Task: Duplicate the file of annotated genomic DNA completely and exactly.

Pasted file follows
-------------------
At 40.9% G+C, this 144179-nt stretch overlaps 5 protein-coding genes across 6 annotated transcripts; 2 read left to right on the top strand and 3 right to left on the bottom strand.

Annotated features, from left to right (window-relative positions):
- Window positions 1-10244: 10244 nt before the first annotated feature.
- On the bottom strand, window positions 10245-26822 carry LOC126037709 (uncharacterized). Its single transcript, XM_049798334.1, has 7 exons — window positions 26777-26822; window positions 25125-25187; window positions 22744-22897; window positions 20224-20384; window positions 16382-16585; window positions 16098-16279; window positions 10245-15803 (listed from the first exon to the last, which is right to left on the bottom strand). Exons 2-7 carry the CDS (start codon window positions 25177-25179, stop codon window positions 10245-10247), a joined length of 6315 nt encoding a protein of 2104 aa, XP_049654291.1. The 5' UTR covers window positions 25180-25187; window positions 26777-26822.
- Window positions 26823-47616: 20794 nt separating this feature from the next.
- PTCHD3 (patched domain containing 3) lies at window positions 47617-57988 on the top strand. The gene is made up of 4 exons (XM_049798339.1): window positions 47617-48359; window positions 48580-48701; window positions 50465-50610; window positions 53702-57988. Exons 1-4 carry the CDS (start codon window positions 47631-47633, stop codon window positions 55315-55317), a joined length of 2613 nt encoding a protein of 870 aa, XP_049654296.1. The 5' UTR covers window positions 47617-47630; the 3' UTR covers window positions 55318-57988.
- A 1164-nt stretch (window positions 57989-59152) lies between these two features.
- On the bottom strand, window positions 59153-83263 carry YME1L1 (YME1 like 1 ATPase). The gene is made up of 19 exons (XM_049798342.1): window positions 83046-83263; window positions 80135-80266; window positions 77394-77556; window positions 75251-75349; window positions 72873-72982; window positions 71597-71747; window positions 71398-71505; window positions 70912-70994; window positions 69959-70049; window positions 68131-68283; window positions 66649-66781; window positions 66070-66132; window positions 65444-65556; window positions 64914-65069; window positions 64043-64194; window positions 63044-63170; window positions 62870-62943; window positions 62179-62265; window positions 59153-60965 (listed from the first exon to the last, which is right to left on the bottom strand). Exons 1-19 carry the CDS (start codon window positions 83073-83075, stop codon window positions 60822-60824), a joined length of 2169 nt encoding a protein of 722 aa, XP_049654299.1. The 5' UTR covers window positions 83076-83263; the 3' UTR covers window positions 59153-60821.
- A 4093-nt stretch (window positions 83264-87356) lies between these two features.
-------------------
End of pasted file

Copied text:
At 40.9% G+C, this 144179-nt stretch overlaps 5 protein-coding genes across 6 annotated transcripts; 2 read left to right on the top strand and 3 right to left on the bottom strand.

Annotated features, from left to right (window-relative positions):
- Window positions 1-10244: 10244 nt before the first annotated feature.
- On the bottom strand, window positions 10245-26822 carry LOC126037709 (uncharacterized). Its single transcript, XM_049798334.1, has 7 exons — window positions 26777-26822; window positions 25125-25187; window positions 22744-22897; window positions 20224-20384; window positions 16382-16585; window positions 16098-16279; window positions 10245-15803 (listed from the first exon to the last, which is right to left on the bottom strand). Exons 2-7 carry the CDS (start codon window positions 25177-25179, stop codon window positions 10245-10247), a joined length of 6315 nt encoding a protein of 2104 aa, XP_049654291.1. The 5' UTR covers window positions 25180-25187; window positions 26777-26822.
- Window positions 26823-47616: 20794 nt separating this feature from the next.
- PTCHD3 (patched domain containing 3) lies at window positions 47617-57988 on the top strand. The gene is made up of 4 exons (XM_049798339.1): window positions 47617-48359; window positions 48580-48701; window positions 50465-50610; window positions 53702-57988. Exons 1-4 carry the CDS (start codon window positions 47631-47633, stop codon window positions 55315-55317), a joined length of 2613 nt encoding a protein of 870 aa, XP_049654296.1. The 5' UTR covers window positions 47617-47630; the 3' UTR covers window positions 55318-57988.
- A 1164-nt stretch (window positions 57989-59152) lies between these two features.
- On the bottom strand, window positions 59153-83263 carry YME1L1 (YME1 like 1 ATPase). The gene is made up of 19 exons (XM_049798342.1): window positions 83046-83263; window positions 80135-80266; window positions 77394-77556; window positions 75251-75349; window positions 72873-72982; window positions 71597-71747; window positions 71398-71505; window positions 70912-70994; window positions 69959-70049; window positions 68131-68283; window positions 66649-66781; window positions 66070-66132; window positions 65444-65556; window positions 64914-65069; window positions 64043-64194; window positions 63044-63170; window positions 62870-62943; window positions 62179-62265; window positions 59153-60965 (listed from the first exon to the last, which is right to left on the bottom strand). Exons 1-19 carry the CDS (start codon window positions 83073-83075, stop codon window positions 60822-60824), a joined length of 2169 nt encoding a protein of 722 aa, XP_049654299.1. The 5' UTR covers window positions 83076-83263; the 3' UTR covers window positions 59153-60821.
- A 4093-nt stretch (window positions 83264-87356) lies between these two features.